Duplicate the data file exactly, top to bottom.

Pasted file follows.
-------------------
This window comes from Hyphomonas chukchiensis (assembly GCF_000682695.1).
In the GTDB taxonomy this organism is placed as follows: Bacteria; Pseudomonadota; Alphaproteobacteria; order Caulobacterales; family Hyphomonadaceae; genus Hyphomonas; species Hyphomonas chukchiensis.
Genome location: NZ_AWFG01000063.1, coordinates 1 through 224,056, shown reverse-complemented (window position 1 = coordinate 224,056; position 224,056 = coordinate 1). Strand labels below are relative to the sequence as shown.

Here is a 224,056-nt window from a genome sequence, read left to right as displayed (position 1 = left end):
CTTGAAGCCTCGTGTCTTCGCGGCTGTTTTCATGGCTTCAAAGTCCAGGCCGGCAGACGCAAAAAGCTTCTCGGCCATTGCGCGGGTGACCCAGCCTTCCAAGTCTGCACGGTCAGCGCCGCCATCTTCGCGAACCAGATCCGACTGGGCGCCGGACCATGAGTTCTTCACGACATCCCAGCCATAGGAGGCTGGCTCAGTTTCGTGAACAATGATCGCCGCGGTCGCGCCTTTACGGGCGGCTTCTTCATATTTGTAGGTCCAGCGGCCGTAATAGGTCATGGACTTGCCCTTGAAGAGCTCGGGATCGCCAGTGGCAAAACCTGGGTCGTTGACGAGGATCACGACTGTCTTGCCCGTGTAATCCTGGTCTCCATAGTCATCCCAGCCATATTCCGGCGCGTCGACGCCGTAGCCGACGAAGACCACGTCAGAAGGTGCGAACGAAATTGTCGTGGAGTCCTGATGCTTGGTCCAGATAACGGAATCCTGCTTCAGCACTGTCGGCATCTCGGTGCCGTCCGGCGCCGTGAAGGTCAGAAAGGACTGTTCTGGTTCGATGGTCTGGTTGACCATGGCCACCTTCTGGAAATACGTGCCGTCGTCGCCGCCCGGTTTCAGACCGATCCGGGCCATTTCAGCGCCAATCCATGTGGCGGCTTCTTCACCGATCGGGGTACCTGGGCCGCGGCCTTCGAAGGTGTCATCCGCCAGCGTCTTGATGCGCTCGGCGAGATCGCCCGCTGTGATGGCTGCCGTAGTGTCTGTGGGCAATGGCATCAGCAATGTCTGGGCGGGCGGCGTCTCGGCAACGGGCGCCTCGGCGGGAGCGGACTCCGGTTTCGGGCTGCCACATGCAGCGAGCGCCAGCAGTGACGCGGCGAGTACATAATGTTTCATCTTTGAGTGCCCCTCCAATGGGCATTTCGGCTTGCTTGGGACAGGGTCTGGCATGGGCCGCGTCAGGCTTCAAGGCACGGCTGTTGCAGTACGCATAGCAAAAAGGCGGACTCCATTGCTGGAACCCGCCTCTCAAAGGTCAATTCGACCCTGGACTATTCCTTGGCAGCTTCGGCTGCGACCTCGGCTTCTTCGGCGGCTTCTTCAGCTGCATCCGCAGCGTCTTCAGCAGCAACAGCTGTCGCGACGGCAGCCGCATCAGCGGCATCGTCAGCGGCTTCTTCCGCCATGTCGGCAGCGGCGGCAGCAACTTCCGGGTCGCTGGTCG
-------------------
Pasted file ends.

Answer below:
This window comes from Hyphomonas chukchiensis (assembly GCF_000682695.1).
In the GTDB taxonomy this organism is placed as follows: Bacteria; Pseudomonadota; Alphaproteobacteria; order Caulobacterales; family Hyphomonadaceae; genus Hyphomonas; species Hyphomonas chukchiensis.
Genome location: NZ_AWFG01000063.1, coordinates 1 through 224,056, shown reverse-complemented (window position 1 = coordinate 224,056; position 224,056 = coordinate 1). Strand labels below are relative to the sequence as shown.

Here is a 224,056-nt window from a genome sequence, read left to right as displayed (position 1 = left end):
CTTGAAGCCTCGTGTCTTCGCGGCTGTTTTCATGGCTTCAAAGTCCAGGCCGGCAGACGCAAAAAGCTTCTCGGCCATTGCGCGGGTGACCCAGCCTTCCAAGTCTGCACGGTCAGCGCCGCCATCTTCGCGAACCAGATCCGACTGGGCGCCGGACCATGAGTTCTTCACGACATCCCAGCCATAGGAGGCTGGCTCAGTTTCGTGAACAATGATCGCCGCGGTCGCGCCTTTACGGGCGGCTTCTTCATATTTGTAGGTCCAGCGGCCGTAATAGGTCATGGACTTGCCCTTGAAGAGCTCGGGATCGCCAGTGGCAAAACCTGGGTCGTTGACGAGGATCACGACTGTCTTGCCCGTGTAATCCTGGTCTCCATAGTCATCCCAGCCATATTCCGGCGCGTCGACGCCGTAGCCGACGAAGACCACGTCAGAAGGTGCGAACGAAATTGTCGTGGAGTCCTGATGCTTGGTCCAGATAACGGAATCCTGCTTCAGCACTGTCGGCATCTCGGTGCCGTCCGGCGCCGTGAAGGTCAGAAAGGACTGTTCTGGTTCGATGGTCTGGTTGACCATGGCCACCTTCTGGAAATACGTGCCGTCGTCGCCGCCCGGTTTCAGACCGATCCGGGCCATTTCAGCGCCAATCCATGTGGCGGCTTCTTCACCGATCGGGGTACCTGGGCCGCGGCCTTCGAAGGTGTCATCCGCCAGCGTCTTGATGCGCTCGGCGAGATCGCCCGCTGTGATGGCTGCCGTAGTGTCTGTGGGCAATGGCATCAGCAATGTCTGGGCGGGCGGCGTCTCGGCAACGGGCGCCTCGGCGGGAGCGGACTCCGGTTTCGGGCTGCCACATGCAGCGAGCGCCAGCAGTGACGCGGCGAGTACATAATGTTTCATCTTTGAGTGCCCCTCCAATGGGCATTTCGGCTTGCTTGGGACAGGGTCTGGCATGGGCCGCGTCAGGCTTCAAGGCACGGCTGTTGCAGTACGCATAGCAAAAAGGCGGACTCCATTGCTGGAACCCGCCTCTCAAAGGTCAATTCGACCCTGGACTATTCCTTGGCAGCTTCGGCTGCGACCTCGGCTTCTTCGGCGGCTTCTTCAGCTGCATCCGCAGCGTCTTCAGCAGCAACAGCTGTCGCGACGGCAGCCGCATCAGCGGCATCGTCAGCGGCTTCTTCCGCCATGTCGGCAGCGGCGGCAGCAACTTCCGGGTCGCTGGTCG